Proud Boys members describe their group as a politically incorrect men’s club for ‘Western chauvinists’. Bertino said there was tension within the Proud Boys ranks between “rally boys” who liked to fight antifa in public forums and “party boys” who preferred to drink together.

Bertino recalled his growing anger in the summer of 2020, when protests erupted across the country in response to the murder of George Floyd in police custody. He blamed antifa for violence and riots, calling them the “foot soldiers of the left wing.”

“I thought we should have gone there to stop them, to restore order,” he said.

Bertino pleaded guilty to seditious conspiracy in October 2022 and agreed to cooperate with the Justice Department’s investigation into the role Proud Boys leaders played in the Mafia attack on the Capitol. He hasn’t been convicted yet.

The House committee investigating the Jan. 6 uprising included video testimony from Bertino at the first hearing last year. The commission showed an excerpt in which Bertino said the group’s membership likely tripled following then-President Trump’s comment during a debate with Biden that the Proud Boys should “stand back and stand by.”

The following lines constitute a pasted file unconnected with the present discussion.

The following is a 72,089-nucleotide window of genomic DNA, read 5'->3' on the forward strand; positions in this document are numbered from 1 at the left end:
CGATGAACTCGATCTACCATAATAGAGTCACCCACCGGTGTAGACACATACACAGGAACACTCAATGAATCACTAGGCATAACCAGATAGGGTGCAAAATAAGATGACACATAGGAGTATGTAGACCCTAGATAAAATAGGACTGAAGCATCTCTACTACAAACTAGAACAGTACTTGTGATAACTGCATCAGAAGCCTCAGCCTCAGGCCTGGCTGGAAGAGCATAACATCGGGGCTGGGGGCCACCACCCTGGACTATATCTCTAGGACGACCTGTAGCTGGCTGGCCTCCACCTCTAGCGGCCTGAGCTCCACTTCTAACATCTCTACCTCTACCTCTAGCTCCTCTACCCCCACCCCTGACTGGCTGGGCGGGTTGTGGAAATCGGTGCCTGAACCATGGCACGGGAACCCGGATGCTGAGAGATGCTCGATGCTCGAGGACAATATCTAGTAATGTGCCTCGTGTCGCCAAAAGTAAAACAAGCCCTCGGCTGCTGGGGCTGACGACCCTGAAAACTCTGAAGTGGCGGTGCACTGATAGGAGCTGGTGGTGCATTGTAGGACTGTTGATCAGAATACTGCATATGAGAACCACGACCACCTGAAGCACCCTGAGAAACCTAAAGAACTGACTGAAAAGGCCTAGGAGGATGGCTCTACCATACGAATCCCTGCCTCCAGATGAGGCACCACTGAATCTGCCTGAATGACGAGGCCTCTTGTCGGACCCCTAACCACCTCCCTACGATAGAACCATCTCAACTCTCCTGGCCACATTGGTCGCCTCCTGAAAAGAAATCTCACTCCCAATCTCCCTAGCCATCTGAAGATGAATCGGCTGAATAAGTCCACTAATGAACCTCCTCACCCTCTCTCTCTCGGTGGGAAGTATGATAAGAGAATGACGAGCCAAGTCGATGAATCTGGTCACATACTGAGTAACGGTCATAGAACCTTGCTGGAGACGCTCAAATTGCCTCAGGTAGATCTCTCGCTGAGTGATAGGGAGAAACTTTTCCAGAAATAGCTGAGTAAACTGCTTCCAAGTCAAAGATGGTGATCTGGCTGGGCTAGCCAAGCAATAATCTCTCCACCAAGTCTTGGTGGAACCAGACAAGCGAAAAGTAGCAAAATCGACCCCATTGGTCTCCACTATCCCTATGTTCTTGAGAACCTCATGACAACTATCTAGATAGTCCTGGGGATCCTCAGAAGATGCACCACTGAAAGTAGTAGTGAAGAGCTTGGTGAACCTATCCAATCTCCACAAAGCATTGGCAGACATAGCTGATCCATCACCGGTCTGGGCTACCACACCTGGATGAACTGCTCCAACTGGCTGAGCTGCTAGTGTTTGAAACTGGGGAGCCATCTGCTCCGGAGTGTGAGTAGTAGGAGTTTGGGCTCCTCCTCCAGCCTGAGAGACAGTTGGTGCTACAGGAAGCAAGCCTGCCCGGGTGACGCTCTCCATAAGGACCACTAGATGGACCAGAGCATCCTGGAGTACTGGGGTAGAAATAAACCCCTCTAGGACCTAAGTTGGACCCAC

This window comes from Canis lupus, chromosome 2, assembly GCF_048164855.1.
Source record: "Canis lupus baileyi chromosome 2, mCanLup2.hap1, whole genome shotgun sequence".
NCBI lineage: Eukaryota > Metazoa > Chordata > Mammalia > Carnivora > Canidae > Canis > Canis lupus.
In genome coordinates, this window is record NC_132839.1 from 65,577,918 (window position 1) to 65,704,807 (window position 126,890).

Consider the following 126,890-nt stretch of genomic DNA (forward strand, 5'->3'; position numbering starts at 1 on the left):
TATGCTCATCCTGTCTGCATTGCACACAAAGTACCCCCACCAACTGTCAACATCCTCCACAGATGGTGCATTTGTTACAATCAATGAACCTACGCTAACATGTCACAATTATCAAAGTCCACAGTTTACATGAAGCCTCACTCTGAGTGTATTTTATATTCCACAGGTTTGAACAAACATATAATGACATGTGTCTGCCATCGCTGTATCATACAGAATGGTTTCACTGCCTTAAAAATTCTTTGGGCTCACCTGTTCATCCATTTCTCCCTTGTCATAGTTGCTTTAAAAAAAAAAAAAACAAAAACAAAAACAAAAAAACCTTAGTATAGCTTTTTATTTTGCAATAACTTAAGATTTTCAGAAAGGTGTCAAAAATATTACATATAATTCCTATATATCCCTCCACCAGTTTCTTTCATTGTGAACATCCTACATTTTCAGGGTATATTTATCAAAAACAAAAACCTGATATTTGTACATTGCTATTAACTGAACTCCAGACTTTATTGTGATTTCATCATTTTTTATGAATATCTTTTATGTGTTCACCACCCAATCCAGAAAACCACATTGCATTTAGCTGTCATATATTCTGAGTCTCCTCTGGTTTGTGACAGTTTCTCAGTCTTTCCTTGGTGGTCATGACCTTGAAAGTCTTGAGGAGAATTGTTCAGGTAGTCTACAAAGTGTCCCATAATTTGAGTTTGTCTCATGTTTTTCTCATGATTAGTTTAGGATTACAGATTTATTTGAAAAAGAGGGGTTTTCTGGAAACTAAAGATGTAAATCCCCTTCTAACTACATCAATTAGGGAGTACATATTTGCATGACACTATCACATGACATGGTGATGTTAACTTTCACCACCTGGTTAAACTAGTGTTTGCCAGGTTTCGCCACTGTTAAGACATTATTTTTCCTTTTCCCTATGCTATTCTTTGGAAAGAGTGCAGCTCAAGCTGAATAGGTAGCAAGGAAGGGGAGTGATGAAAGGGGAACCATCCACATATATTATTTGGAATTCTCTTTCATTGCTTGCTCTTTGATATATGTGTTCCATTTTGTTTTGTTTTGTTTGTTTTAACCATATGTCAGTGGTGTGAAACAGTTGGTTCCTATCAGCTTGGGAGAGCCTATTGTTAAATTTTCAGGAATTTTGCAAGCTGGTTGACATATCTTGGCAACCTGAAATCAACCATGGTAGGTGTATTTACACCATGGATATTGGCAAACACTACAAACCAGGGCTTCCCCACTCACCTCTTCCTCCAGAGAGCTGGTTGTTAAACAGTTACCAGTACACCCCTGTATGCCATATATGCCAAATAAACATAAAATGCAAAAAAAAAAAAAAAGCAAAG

In his trial testimony, Bertino recalled being stunned and then thrilled by Trump’s comment.

“I just couldn’t believe the president was talking about our club,” he said. “I thought the club would grow exponentially at that point.”

Bertino joined Tarrio at a Washington bar on the night of the 2020 presidential election. He said he had become a “fourth-degree” member of the Proud Boys — the group’s highest rank — after intervening that night in a bloody altercation.

Jurors saw text messages that Bertino and Tarrio exchanged four days after the election, as news outlets declared a win for Biden.

“They called it. Now we must mobilize. Should we roll out to the state houses? Bertino asked.

“Yes,” Tarrio replied.

___

For full coverage of the Capitol uprising, visit https://www.apnews.com/capitol-siege